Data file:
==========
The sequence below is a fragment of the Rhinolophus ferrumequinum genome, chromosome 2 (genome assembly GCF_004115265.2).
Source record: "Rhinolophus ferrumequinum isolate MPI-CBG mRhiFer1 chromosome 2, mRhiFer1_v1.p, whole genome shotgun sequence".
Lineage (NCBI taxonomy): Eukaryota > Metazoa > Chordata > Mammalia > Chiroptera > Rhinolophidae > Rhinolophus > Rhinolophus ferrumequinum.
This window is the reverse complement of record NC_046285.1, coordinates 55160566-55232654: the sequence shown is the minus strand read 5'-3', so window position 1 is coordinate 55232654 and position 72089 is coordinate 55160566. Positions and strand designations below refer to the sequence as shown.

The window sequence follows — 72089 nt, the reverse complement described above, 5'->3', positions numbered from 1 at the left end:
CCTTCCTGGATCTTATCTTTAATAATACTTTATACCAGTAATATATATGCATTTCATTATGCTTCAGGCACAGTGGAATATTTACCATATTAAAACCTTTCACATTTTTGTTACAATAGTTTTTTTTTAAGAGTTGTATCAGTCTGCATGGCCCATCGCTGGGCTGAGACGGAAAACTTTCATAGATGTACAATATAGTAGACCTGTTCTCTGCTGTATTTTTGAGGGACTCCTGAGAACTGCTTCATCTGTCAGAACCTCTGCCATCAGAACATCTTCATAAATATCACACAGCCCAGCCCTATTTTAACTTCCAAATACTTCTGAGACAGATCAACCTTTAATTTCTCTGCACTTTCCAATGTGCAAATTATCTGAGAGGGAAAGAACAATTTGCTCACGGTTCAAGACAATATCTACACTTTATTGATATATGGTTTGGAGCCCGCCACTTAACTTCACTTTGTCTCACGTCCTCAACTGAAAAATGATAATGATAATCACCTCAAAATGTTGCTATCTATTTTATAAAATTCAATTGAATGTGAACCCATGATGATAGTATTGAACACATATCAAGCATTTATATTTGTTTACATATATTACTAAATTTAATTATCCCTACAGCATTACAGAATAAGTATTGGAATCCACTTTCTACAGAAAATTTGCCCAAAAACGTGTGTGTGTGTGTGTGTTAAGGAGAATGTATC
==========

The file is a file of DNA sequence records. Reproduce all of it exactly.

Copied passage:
The sequence below is a fragment of the Rhinolophus ferrumequinum genome, chromosome 2 (genome assembly GCF_004115265.2).
Source record: "Rhinolophus ferrumequinum isolate MPI-CBG mRhiFer1 chromosome 2, mRhiFer1_v1.p, whole genome shotgun sequence".
Lineage (NCBI taxonomy): Eukaryota > Metazoa > Chordata > Mammalia > Chiroptera > Rhinolophidae > Rhinolophus > Rhinolophus ferrumequinum.
This window is the reverse complement of record NC_046285.1, coordinates 55160566-55232654: the sequence shown is the minus strand read 5'-3', so window position 1 is coordinate 55232654 and position 72089 is coordinate 55160566. Positions and strand designations below refer to the sequence as shown.

The window sequence follows — 72089 nt, the reverse complement described above, 5'->3', positions numbered from 1 at the left end:
CCTTCCTGGATCTTATCTTTAATAATACTTTATACCAGTAATATATATGCATTTCATTATGCTTCAGGCACAGTGGAATATTTACCATATTAAAACCTTTCACATTTTTGTTACAATAGTTTTTTTTTAAGAGTTGTATCAGTCTGCATGGCCCATCGCTGGGCTGAGACGGAAAACTTTCATAGATGTACAATATAGTAGACCTGTTCTCTGCTGTATTTTTGAGGGACTCCTGAGAACTGCTTCATCTGTCAGAACCTCTGCCATCAGAACATCTTCATAAATATCACACAGCCCAGCCCTATTTTAACTTCCAAATACTTCTGAGACAGATCAACCTTTAATTTCTCTGCACTTTCCAATGTGCAAATTATCTGAGAGGGAAAGAACAATTTGCTCACGGTTCAAGACAATATCTACACTTTATTGATATATGGTTTGGAGCCCGCCACTTAACTTCACTTTGTCTCACGTCCTCAACTGAAAAATGATAATGATAATCACCTCAAAATGTTGCTATCTATTTTATAAAATTCAATTGAATGTGAACCCATGATGATAGTATTGAACACATATCAAGCATTTATATTTGTTTACATATATTACTAAATTTAATTATCCCTACAGCATTACAGAATAAGTATTGGAATCCACTTTCTACAGAAAATTTGCCCAAAAACGTGTGTGTGTGTGTGTGTTAAGGAGAATGTATC